Heads and Tails: Distilleries on ice, babies on parade - Must Read Alaska
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Monday, October 21, 2019
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Heads and Tails: Distilleries on ice, babies on parade

P-FUND’S HOT HAND

The Alaska Permanent Fund corpus is now worth $66.2 billion. It has grown by more than $2 billion in the past 23 days.

DISTILLERIES ON ICE

The growing industry of small distilleries has been exploiting a bit of a loophole in regulation and has been turning tasting rooms into actual bars, where people get served mixed drinks. But no more.

The Alcoholic Beverage Control Board met yesterday and decided distilleries, which are not supposed to be bars, can’t be mixing cocktails at a place that is designated for manufacturing.

Turns out, some of the little distilleries are barely even distilling much of their own product. They buy it in bulk from the Anchorage Distillery, run it through their own equipment, wave a sprig of spruce tip over it, and voila, it’s their own distilled product without all the mess of disposing of mash.

DECLINE AND FALL OF JOURNALISM STANDARDS

The Snedden Chair of Journalism at the University of Alaska Fairbanks has a decidedly anti-Trump journalist now embedded in the school and teaching the students the tricks of the trade.

Here’s what Professor Katie Orlinsky posted on social media last week so her New York City pals could see how much she is influencing the course of events in the North:

POWER READ

On the April municipal ballot, voters will be asked to sell Municipal Light & Power to Chugach Electric. The promise is that rates will go down, employees won’t lose jobs, and efficiencies will be attained. The Anchorage Assembly moved it forward to the voters to decide on the billion dollar deal.

Is it a good idea? In theory, three power companies for one medium-sized city is inefficient. But voters will need more information before they can make an informed decision.

#BABYNEEDSAJOB
The Senate Labor and Commerce Committee will hear a presentation on the Alaska Technical Vocational Education Program on Thursday.
Anyone who want a sneak peek at Labor Commissioner Heidi Drygas’ newborn baby will have to wait until the final slide of the presentation by Deputy Commissioner Greg Cashen (Drygas is on maternity leave).
Normally we get restless halfway through presentations with acronyms like ATVEP, but who can resist a cute baby picture?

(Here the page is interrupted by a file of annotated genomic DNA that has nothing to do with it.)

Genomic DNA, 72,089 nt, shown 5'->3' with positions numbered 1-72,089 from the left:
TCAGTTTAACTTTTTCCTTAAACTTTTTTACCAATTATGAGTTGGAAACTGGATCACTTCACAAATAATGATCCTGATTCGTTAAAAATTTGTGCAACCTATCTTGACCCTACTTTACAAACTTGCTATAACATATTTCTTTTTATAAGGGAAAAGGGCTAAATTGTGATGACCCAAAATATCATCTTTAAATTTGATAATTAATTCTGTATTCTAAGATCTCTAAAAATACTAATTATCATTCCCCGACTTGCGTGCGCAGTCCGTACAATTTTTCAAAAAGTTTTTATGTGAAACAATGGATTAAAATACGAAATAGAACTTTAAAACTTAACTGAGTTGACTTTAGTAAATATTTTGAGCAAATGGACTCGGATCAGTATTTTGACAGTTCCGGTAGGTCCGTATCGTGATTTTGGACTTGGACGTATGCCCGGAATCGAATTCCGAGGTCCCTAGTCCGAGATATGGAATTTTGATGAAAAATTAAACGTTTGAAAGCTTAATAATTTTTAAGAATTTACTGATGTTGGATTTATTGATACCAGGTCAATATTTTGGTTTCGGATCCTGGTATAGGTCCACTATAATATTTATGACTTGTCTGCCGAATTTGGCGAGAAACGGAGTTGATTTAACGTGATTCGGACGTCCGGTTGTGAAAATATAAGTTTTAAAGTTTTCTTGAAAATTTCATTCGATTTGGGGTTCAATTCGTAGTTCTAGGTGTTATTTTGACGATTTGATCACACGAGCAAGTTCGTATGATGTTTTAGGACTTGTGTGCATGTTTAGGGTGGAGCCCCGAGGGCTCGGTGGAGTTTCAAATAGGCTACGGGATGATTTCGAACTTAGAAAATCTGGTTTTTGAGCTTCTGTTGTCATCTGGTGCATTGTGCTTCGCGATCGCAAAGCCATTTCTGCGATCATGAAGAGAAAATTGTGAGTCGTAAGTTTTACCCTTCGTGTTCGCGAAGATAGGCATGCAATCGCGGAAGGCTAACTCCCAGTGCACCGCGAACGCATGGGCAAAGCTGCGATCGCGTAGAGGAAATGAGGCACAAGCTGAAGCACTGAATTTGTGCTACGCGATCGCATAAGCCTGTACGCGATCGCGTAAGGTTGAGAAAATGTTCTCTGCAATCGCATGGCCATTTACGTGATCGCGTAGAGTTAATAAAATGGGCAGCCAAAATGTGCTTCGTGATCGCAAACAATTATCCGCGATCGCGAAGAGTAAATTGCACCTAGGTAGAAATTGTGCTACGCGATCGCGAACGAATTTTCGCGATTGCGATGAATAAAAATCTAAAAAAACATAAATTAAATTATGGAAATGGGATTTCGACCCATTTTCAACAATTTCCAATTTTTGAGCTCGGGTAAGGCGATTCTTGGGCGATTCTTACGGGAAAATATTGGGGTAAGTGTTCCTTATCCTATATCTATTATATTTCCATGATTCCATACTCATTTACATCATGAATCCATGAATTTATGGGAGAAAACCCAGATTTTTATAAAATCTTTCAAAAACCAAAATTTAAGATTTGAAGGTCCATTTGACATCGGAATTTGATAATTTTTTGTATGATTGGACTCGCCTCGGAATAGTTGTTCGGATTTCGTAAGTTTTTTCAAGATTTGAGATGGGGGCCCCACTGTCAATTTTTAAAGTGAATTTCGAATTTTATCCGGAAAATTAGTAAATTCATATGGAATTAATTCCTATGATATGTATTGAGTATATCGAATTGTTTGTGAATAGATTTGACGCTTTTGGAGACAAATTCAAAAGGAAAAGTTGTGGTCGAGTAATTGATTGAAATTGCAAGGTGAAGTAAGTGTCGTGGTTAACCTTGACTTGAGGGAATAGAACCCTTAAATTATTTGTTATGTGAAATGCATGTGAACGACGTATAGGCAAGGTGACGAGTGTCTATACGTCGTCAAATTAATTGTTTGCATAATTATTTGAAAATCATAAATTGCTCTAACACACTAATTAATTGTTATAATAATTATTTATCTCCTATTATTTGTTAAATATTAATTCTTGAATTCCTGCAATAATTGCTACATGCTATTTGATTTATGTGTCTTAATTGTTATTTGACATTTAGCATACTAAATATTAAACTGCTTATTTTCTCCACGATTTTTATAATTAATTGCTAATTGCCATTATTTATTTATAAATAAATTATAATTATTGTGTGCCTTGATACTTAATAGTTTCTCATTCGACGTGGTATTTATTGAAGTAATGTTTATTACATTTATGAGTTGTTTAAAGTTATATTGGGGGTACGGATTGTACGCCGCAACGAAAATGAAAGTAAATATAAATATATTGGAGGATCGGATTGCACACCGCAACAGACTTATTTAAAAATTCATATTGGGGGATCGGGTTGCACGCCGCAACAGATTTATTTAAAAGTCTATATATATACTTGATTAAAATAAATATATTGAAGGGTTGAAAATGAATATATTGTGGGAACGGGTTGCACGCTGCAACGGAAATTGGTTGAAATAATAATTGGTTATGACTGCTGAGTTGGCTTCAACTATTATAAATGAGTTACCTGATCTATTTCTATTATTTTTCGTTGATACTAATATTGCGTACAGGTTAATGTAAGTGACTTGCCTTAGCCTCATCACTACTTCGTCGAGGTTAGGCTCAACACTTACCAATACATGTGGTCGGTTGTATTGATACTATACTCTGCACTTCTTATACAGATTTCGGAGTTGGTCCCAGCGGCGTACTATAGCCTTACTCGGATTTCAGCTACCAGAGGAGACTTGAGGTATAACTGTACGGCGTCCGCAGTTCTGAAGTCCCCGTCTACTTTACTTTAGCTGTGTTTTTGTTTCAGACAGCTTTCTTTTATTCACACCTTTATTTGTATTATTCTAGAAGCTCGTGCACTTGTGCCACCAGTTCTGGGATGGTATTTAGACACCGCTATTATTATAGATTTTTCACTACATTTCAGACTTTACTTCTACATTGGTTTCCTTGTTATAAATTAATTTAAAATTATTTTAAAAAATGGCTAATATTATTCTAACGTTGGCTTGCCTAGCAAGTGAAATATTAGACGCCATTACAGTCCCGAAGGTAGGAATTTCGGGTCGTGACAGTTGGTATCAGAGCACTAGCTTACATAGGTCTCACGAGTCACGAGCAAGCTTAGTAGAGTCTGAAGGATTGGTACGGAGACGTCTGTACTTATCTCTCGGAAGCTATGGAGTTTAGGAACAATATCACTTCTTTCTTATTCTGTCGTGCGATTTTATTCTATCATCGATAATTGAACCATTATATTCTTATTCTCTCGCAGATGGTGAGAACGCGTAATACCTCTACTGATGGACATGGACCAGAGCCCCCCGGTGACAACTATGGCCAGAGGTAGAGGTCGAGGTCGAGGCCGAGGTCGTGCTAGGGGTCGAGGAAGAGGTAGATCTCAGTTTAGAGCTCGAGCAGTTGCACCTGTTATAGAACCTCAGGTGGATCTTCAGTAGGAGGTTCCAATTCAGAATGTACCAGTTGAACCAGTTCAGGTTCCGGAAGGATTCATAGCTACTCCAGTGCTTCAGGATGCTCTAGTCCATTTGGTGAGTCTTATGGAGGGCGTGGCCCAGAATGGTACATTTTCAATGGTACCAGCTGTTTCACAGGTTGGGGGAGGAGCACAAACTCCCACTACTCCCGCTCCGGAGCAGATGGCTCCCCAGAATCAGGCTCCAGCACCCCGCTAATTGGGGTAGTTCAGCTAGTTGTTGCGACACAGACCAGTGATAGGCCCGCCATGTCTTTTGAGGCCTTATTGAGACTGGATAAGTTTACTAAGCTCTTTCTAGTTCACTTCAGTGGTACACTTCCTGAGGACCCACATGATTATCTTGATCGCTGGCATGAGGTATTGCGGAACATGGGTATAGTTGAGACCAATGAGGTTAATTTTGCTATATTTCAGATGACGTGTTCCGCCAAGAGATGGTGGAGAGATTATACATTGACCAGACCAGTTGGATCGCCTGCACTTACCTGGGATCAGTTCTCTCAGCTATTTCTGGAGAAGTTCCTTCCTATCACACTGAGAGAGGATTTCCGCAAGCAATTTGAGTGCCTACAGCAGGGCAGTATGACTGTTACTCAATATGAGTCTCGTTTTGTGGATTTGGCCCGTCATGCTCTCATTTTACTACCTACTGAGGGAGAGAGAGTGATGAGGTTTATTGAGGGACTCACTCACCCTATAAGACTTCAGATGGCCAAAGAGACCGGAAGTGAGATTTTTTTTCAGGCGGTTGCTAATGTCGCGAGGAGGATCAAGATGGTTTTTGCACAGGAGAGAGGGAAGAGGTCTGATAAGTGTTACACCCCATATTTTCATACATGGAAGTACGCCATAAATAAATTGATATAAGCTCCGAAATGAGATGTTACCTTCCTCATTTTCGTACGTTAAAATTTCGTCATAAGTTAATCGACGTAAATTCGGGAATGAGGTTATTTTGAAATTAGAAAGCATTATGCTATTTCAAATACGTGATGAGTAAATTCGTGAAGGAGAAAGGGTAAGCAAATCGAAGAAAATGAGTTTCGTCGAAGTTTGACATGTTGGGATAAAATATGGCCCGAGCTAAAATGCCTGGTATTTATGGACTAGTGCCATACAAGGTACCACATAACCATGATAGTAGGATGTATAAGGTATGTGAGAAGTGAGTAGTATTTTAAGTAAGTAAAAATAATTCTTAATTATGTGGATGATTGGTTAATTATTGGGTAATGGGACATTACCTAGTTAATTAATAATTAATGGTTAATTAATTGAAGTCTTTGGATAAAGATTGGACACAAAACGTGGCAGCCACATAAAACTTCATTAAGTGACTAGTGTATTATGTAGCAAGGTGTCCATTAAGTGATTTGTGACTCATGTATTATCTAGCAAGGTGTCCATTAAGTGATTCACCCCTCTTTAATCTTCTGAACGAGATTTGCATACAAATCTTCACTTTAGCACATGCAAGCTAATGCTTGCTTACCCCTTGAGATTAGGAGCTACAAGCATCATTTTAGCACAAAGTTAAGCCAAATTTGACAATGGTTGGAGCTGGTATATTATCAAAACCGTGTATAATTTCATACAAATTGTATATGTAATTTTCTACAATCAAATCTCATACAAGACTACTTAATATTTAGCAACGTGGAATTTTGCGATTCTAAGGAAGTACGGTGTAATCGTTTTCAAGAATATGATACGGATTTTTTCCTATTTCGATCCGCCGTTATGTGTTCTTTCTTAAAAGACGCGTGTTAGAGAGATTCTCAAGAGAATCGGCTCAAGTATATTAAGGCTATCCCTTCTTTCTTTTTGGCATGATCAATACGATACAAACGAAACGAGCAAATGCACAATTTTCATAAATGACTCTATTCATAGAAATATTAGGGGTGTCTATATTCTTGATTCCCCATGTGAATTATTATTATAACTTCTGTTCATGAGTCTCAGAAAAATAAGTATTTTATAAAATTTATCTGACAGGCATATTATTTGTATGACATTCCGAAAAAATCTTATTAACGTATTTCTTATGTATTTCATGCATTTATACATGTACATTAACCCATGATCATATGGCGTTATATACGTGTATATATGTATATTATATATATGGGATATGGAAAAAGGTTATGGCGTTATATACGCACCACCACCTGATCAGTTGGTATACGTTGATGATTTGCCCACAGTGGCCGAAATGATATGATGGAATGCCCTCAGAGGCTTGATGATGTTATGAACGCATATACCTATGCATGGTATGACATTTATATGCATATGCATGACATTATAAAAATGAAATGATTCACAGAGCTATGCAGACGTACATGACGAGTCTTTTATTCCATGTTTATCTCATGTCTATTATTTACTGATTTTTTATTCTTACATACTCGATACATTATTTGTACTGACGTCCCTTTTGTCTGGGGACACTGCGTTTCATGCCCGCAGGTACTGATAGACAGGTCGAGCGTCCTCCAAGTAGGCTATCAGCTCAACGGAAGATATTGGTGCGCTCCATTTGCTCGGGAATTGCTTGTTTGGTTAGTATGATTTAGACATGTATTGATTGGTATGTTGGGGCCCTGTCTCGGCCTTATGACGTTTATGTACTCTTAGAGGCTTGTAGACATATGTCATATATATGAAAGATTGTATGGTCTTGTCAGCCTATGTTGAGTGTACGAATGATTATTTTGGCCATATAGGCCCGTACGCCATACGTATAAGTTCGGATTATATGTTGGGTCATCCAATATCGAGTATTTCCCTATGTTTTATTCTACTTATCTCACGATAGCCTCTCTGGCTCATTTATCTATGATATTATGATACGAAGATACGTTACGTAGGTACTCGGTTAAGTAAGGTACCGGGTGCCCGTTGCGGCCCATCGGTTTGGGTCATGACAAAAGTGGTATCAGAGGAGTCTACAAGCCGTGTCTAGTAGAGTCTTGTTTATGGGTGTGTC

Be watching for Slide 18, when the big baby reveal comes along to wake up everyone on the committee. We’ve made an Andy Warhol image out of the slide, to protect the young one’s privacy. You’ll have to sit through the whole hearing to see the real thing.

But really? Isn’t Ms. Drygas starting the baby’s modeling career a bit young? And are child labor laws being broken?
TAX-BILL WALKER’S MEDICAID TSUNAMI

Gov. Bill Walker is asking for an additional $100 million for Medicaid. Since he took office, more than 75,000 additional Alaskans have been added to the Medicaid roles — 42,500 more able-bodied Alaskans without children and who are of working age were added in the Obamacare Medicaid expansion, and another 32,500 into regular Medicaid.

Sen. Anna MacKinnon said that the Medicaid program is stretching Alaska’s tight budget. The master of understatement.

Sen. Peter Micciche called the program an open checkbook. Medicaid now covers 197,000 Alaskans, more than one out of every four residents. The federal government pays about 67 percent of the cost, which is $1.7 billion this year.

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Suzanne Downing had careers in business and journalism before serving as the Director of Faith and Community-based Initiatives for Florida Gov. Jeb Bush and returning to Alaska to serve as speechwriter for Gov. Sean Parnell. Born on the Oregon coast, she moved to Alaska in 1969.

Latest comment

  • And, with regard to the Medicaid program, some research suggests that if allowed to continue on the current path, the Medicaid program will consume THE ENTIRE State operating budget in a few years. To use the politically popular term, the program is UNSUSTAINABLE.

    In case anyone is curious, when Medicaid consumes THE ENTIRE State operating budget, NO money will be available to fund education or public safety.

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